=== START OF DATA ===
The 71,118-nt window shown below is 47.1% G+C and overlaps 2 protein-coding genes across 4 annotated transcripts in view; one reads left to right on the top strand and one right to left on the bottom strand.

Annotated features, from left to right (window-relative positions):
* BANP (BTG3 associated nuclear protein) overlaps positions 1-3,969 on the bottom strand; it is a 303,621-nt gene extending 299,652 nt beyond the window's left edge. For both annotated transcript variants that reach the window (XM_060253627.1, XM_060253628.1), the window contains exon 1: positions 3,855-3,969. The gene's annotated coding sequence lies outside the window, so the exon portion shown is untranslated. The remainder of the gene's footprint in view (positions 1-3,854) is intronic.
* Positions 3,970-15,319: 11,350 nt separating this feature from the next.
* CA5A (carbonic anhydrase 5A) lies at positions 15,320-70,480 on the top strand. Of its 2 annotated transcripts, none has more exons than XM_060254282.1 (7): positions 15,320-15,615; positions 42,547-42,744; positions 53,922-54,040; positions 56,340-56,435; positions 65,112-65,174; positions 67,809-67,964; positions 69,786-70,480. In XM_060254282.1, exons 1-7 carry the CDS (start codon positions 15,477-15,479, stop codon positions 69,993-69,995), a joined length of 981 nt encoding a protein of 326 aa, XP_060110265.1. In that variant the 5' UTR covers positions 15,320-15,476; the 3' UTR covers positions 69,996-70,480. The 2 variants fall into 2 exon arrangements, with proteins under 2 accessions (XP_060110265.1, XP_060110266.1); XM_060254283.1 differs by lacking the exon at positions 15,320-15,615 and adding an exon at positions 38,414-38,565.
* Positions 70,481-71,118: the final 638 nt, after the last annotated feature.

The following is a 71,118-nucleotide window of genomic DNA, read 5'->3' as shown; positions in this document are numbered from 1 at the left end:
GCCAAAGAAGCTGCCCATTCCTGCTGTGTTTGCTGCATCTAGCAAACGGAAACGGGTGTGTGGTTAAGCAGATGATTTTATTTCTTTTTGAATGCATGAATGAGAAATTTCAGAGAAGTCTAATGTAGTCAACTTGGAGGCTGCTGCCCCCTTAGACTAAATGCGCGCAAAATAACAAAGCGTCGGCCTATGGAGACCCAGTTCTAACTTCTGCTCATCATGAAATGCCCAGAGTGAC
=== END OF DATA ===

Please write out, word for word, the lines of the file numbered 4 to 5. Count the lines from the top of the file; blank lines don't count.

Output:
* Positions 3,970-15,319: 11,350 nt separating this feature from the next.
* CA5A (carbonic anhydrase 5A) lies at positions 15,320-70,480 on the top strand. Of its 2 annotated transcripts, none has more exons than XM_060254282.1 (7): positions 15,320-15,615; positions 42,547-42,744; positions 53,922-54,040; positions 56,340-56,435; positions 65,112-65,174; positions 67,809-67,964; positions 69,786-70,480. In XM_060254282.1, exons 1-7 carry the CDS (start codon positions 15,477-15,479, stop codon positions 69,993-69,995), a joined length of 981 nt encoding a protein of 326 aa, XP_060110265.1. In that variant the 5' UTR covers positions 15,320-15,476; the 3' UTR covers positions 69,996-70,480. The 2 variants fall into 2 exon arrangements, with proteins under 2 accessions (XP_060110265.1, XP_060110266.1); XM_060254283.1 differs by lacking the exon at positions 15,320-15,615 and adding an exon at positions 38,414-38,565.